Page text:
Along with those stupid debts, remember,  there are those we owe to people who depend on us for their rent and groceries.  We pay them because we said we would; the entitlement is in our promise to them, not in their need.  Failing to pay them would have meant robbing the helpless—which would have happened had the No voters got their way.   

           

 

             

Comments (7)


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Bob McNaughton from Middletown, CT writes:
August 5, 2011
Striking analysis.

James Leroy Wilson from Independent Country writes:
August 5, 2011
The KKK couldn't have written this any better. Anyone knows that there are sufficient tax revenues to pay interest on the debt, pay the troops, and meet Social Security, Medicare, qne Medicaid obl8gations. The only other federal "laws" that exist are intended only to ruin small farmers and small businesses, to imprison domestic brown people of various shades, and to murder foreign brown people. I'm all in favor of downsizing murderous government.

Everett Wilson from Partial Observer writes:
August 5, 2011
I had no idea that a prevailing No vote on the compromise would have issued in the good results in JLW's list. Perhaps we should switch to the parliamentary system and ask Michelle Bachmann, Ron Paul, Barney Frank, and Charles Rangel to form a government and get the job done right!

Sue G writes:
August 6, 2011
But, JLW, as Everett wisely pointed out, all those bills were already incurred, even in you don't like them. You don't change what bills you pay retroactively. Those who threatened to do so either don't understand their job or threatened not to do it. That's not how we ought to do things.

James Leroy Wilson from Independent Country writes:
August 10, 2011
Even if I was a "progressive," I would know this much: The Democrats, with solid majorities in both houses in Congress in 2009-2010, had the power to raise the debt ceiling by as much as they wanted, or to abolish it altogether. They did not. Any defender/supporter of Democrats must confront this fact before they start pointing fingers at anyone else.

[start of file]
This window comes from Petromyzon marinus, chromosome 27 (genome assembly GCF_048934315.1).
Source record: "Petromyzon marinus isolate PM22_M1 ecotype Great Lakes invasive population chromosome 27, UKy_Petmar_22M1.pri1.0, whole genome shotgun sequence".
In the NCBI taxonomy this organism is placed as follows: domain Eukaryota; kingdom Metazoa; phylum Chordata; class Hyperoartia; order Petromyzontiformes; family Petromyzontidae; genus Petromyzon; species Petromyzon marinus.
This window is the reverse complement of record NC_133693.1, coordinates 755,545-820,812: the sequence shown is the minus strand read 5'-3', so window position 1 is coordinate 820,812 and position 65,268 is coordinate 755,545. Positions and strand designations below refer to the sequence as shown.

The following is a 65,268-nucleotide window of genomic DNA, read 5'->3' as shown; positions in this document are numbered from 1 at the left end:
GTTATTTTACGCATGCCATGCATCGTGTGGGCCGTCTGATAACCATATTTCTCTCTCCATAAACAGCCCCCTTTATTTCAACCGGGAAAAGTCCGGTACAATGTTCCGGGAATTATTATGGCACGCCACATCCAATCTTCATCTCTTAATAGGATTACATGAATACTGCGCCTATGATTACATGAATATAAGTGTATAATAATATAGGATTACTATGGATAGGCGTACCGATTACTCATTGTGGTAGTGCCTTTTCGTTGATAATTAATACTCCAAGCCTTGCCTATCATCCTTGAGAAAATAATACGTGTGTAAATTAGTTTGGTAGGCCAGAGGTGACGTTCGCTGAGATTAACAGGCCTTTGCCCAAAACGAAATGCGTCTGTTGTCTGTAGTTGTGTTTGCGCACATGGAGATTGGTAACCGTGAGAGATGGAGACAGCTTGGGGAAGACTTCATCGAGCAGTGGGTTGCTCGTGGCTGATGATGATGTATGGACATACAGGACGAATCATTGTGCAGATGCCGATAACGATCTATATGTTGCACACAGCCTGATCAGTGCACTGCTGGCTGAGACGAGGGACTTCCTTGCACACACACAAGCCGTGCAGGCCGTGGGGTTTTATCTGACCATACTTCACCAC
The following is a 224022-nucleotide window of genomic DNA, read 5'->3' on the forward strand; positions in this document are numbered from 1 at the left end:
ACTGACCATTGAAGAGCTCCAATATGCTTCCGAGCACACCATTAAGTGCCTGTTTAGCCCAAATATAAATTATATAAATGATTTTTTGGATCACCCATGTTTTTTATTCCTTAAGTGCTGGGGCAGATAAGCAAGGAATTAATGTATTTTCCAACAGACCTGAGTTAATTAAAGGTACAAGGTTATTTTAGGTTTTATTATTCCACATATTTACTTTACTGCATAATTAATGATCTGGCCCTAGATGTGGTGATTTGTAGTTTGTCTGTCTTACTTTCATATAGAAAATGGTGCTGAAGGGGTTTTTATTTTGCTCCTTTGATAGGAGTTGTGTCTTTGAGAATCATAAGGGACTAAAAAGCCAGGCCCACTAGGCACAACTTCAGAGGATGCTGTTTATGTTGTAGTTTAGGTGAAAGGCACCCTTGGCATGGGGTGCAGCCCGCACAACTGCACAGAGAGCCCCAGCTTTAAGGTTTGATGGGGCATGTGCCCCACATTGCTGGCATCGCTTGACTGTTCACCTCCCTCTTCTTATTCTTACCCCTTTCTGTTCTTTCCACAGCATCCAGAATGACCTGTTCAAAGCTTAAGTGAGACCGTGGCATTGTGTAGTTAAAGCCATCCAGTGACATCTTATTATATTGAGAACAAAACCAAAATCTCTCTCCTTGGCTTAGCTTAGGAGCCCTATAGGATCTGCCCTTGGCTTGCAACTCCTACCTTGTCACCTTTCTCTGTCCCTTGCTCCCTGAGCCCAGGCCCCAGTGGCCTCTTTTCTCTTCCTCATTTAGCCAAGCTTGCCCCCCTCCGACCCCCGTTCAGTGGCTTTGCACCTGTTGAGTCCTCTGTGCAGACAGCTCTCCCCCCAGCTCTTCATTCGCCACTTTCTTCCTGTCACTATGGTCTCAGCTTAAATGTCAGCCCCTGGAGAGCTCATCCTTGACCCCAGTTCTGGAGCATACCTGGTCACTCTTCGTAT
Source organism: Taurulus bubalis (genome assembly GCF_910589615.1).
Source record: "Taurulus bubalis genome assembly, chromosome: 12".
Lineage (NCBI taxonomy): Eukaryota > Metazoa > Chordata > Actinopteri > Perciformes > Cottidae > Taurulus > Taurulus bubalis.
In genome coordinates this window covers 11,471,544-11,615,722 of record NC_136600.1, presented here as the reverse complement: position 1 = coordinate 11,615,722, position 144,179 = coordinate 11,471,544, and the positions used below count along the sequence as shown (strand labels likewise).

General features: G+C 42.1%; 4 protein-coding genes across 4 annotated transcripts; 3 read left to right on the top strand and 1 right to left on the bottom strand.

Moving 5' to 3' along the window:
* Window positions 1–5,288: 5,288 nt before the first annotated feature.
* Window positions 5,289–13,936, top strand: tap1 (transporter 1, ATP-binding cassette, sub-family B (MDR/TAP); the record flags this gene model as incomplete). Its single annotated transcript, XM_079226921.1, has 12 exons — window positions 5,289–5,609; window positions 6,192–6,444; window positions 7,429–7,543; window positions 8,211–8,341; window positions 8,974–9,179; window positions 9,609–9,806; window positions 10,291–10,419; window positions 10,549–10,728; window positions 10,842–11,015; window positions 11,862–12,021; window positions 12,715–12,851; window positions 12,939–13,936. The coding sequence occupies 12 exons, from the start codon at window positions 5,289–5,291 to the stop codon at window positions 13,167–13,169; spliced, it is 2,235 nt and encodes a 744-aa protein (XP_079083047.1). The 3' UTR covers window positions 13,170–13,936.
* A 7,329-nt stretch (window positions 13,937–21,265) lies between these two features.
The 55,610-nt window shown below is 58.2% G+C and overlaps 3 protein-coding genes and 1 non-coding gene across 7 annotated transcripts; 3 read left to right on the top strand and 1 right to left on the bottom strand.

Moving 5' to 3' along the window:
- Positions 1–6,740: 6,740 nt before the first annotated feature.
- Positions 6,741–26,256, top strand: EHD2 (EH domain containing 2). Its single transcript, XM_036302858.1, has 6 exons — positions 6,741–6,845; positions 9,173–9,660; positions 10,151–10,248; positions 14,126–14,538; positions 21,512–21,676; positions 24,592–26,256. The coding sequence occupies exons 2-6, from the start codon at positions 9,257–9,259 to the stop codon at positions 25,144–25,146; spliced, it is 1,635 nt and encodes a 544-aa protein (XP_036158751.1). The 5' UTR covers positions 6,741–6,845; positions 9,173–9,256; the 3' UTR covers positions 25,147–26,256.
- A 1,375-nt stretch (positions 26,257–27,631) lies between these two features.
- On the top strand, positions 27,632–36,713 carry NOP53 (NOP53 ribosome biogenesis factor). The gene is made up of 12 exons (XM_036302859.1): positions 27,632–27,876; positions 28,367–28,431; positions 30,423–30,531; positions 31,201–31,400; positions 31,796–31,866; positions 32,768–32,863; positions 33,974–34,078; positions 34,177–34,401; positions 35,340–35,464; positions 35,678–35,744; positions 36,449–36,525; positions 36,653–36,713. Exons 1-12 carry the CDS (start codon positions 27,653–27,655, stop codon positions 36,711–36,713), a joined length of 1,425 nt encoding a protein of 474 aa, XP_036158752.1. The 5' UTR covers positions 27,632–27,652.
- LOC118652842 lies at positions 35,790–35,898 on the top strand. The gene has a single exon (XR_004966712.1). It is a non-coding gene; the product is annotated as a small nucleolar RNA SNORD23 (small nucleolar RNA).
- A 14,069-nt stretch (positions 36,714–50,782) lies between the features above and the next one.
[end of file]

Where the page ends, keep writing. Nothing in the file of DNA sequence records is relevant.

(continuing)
Raising the debt ceiling wasn't part of their agenda, not even in the "lame duck" session when they knew Tea Party-backed Republicans would take over the house in January. Therefore, they didn't care about it. And therefore, it is disingenuous to point fingers and name names of people who voted against it.

This was nothing but political theater. Obama, Reid, and Pelosi don't care about you, and they don't care about paying the bills. They only care about political ploys to make Republicans look bad in front of an unaware public. This time, they succeeded, but this "crisis" was 100% THEIR fault, and not the fault of those who voted against this deal.

Robert McNauaghton from Middletown, CT writes:
October 20, 2011
Just rereading the column, and the comments. JLW has missed the point of the column.

Besides, no one needs to "try to make Rupublicans look bad in front of an unaware public." Just leave them alone and they do it quite well by themselves.

James Leroy Wilson from Independent Country writes:
October 26, 2011
@Robert: Under no circumstances would the Treasury have lacked the money to fund the entitlements, pay troops/veterans, or pay interest on the debt -- for several months at least The crisis was completely manufactured. That is MY point.